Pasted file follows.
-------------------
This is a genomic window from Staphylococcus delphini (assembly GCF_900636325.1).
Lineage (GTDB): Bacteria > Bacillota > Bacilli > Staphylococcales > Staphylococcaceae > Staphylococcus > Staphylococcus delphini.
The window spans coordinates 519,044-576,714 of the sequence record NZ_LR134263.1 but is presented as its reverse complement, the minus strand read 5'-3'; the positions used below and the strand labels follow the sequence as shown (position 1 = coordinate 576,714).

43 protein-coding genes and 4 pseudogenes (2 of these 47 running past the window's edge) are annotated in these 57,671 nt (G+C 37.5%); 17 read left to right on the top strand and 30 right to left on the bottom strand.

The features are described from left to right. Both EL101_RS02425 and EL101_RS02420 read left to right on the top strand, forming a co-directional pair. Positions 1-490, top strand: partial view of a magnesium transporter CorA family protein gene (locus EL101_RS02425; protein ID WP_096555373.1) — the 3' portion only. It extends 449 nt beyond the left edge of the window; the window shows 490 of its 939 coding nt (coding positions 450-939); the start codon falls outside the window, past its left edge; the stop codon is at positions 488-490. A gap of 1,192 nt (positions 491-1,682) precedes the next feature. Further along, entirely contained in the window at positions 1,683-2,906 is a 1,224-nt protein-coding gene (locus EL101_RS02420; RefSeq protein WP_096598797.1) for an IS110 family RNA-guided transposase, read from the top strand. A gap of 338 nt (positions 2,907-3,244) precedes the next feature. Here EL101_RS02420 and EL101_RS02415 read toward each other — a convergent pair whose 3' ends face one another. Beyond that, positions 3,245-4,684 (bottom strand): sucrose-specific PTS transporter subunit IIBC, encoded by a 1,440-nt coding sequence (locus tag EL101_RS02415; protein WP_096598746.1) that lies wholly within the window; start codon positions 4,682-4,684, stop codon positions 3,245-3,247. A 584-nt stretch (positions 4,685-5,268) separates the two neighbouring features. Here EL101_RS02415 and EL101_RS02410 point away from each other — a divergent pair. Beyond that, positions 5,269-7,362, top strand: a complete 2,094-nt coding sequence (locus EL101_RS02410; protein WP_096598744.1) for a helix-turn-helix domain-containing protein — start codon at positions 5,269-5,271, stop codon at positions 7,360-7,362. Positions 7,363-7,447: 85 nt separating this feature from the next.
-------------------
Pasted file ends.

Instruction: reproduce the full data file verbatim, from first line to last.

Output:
This is a genomic window from Staphylococcus delphini (assembly GCF_900636325.1).
Lineage (GTDB): Bacteria > Bacillota > Bacilli > Staphylococcales > Staphylococcaceae > Staphylococcus > Staphylococcus delphini.
The window spans coordinates 519,044-576,714 of the sequence record NZ_LR134263.1 but is presented as its reverse complement, the minus strand read 5'-3'; the positions used below and the strand labels follow the sequence as shown (position 1 = coordinate 576,714).

43 protein-coding genes and 4 pseudogenes (2 of these 47 running past the window's edge) are annotated in these 57,671 nt (G+C 37.5%); 17 read left to right on the top strand and 30 right to left on the bottom strand.

The features are described from left to right. Both EL101_RS02425 and EL101_RS02420 read left to right on the top strand, forming a co-directional pair. Positions 1-490, top strand: partial view of a magnesium transporter CorA family protein gene (locus EL101_RS02425; protein ID WP_096555373.1) — the 3' portion only. It extends 449 nt beyond the left edge of the window; the window shows 490 of its 939 coding nt (coding positions 450-939); the start codon falls outside the window, past its left edge; the stop codon is at positions 488-490. A gap of 1,192 nt (positions 491-1,682) precedes the next feature. Further along, entirely contained in the window at positions 1,683-2,906 is a 1,224-nt protein-coding gene (locus EL101_RS02420; RefSeq protein WP_096598797.1) for an IS110 family RNA-guided transposase, read from the top strand. A gap of 338 nt (positions 2,907-3,244) precedes the next feature. Here EL101_RS02420 and EL101_RS02415 read toward each other — a convergent pair whose 3' ends face one another. Beyond that, positions 3,245-4,684 (bottom strand): sucrose-specific PTS transporter subunit IIBC, encoded by a 1,440-nt coding sequence (locus tag EL101_RS02415; protein WP_096598746.1) that lies wholly within the window; start codon positions 4,682-4,684, stop codon positions 3,245-3,247. A 584-nt stretch (positions 4,685-5,268) separates the two neighbouring features. Here EL101_RS02415 and EL101_RS02410 point away from each other — a divergent pair. Beyond that, positions 5,269-7,362, top strand: a complete 2,094-nt coding sequence (locus EL101_RS02410; protein WP_096598744.1) for a helix-turn-helix domain-containing protein — start codon at positions 5,269-5,271, stop codon at positions 7,360-7,362. Positions 7,363-7,447: 85 nt separating this feature from the next.